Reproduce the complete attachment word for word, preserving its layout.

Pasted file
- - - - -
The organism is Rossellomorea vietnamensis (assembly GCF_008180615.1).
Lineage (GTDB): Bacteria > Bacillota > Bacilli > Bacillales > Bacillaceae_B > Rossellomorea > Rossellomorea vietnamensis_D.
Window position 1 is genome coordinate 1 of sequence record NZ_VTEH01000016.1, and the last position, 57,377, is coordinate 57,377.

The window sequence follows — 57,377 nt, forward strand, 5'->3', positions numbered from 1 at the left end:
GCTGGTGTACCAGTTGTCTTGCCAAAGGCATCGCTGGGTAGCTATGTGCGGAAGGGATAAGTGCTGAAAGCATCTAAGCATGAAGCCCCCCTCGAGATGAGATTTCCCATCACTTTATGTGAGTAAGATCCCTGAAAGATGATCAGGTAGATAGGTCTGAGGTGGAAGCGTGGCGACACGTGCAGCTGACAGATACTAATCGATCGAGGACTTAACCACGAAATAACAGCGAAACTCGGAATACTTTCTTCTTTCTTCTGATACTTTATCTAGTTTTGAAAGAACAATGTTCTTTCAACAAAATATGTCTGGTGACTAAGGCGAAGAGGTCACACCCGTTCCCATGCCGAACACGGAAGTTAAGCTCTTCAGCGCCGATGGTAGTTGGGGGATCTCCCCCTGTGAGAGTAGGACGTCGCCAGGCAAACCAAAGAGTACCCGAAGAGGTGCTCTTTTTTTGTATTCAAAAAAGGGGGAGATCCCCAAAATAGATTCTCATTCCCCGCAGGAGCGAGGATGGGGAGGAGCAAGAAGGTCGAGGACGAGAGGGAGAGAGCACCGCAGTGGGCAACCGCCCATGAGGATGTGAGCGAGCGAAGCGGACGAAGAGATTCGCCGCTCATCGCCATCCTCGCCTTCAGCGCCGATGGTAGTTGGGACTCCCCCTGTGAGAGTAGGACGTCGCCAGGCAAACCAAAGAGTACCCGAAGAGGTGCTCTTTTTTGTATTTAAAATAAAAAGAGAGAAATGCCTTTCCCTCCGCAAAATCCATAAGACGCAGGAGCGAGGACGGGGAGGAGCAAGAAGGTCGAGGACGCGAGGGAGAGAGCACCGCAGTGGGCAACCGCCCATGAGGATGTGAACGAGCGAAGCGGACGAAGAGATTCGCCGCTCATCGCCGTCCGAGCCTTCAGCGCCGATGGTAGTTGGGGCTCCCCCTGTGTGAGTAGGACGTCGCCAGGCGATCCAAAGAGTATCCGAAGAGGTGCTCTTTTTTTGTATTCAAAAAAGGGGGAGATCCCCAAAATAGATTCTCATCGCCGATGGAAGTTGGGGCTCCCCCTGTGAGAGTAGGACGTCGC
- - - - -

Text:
The organism is Rossellomorea vietnamensis (assembly GCF_008180615.1).
Lineage (GTDB): Bacteria > Bacillota > Bacilli > Bacillales > Bacillaceae_B > Rossellomorea > Rossellomorea vietnamensis_D.
Window position 1 is genome coordinate 1 of sequence record NZ_VTEH01000016.1, and the last position, 57,377, is coordinate 57,377.

The window sequence follows — 57,377 nt, forward strand, 5'->3', positions numbered from 1 at the left end:
GCTGGTGTACCAGTTGTCTTGCCAAAGGCATCGCTGGGTAGCTATGTGCGGAAGGGATAAGTGCTGAAAGCATCTAAGCATGAAGCCCCCCTCGAGATGAGATTTCCCATCACTTTATGTGAGTAAGATCCCTGAAAGATGATCAGGTAGATAGGTCTGAGGTGGAAGCGTGGCGACACGTGCAGCTGACAGATACTAATCGATCGAGGACTTAACCACGAAATAACAGCGAAACTCGGAATACTTTCTTCTTTCTTCTGATACTTTATCTAGTTTTGAAAGAACAATGTTCTTTCAACAAAATATGTCTGGTGACTAAGGCGAAGAGGTCACACCCGTTCCCATGCCGAACACGGAAGTTAAGCTCTTCAGCGCCGATGGTAGTTGGGGGATCTCCCCCTGTGAGAGTAGGACGTCGCCAGGCAAACCAAAGAGTACCCGAAGAGGTGCTCTTTTTTTGTATTCAAAAAAGGGGGAGATCCCCAAAATAGATTCTCATTCCCCGCAGGAGCGAGGATGGGGAGGAGCAAGAAGGTCGAGGACGAGAGGGAGAGAGCACCGCAGTGGGCAACCGCCCATGAGGATGTGAGCGAGCGAAGCGGACGAAGAGATTCGCCGCTCATCGCCATCCTCGCCTTCAGCGCCGATGGTAGTTGGGACTCCCCCTGTGAGAGTAGGACGTCGCCAGGCAAACCAAAGAGTACCCGAAGAGGTGCTCTTTTTTGTATTTAAAATAAAAAGAGAGAAATGCCTTTCCCTCCGCAAAATCCATAAGACGCAGGAGCGAGGACGGGGAGGAGCAAGAAGGTCGAGGACGCGAGGGAGAGAGCACCGCAGTGGGCAACCGCCCATGAGGATGTGAACGAGCGAAGCGGACGAAGAGATTCGCCGCTCATCGCCGTCCGAGCCTTCAGCGCCGATGGTAGTTGGGGCTCCCCCTGTGTGAGTAGGACGTCGCCAGGCGATCCAAAGAGTATCCGAAGAGGTGCTCTTTTTTTGTATTCAAAAAAGGGGGAGATCCCCAAAATAGATTCTCATCGCCGATGGAAGTTGGGGCTCCCCCTGTGAGAGTAGGACGTCGC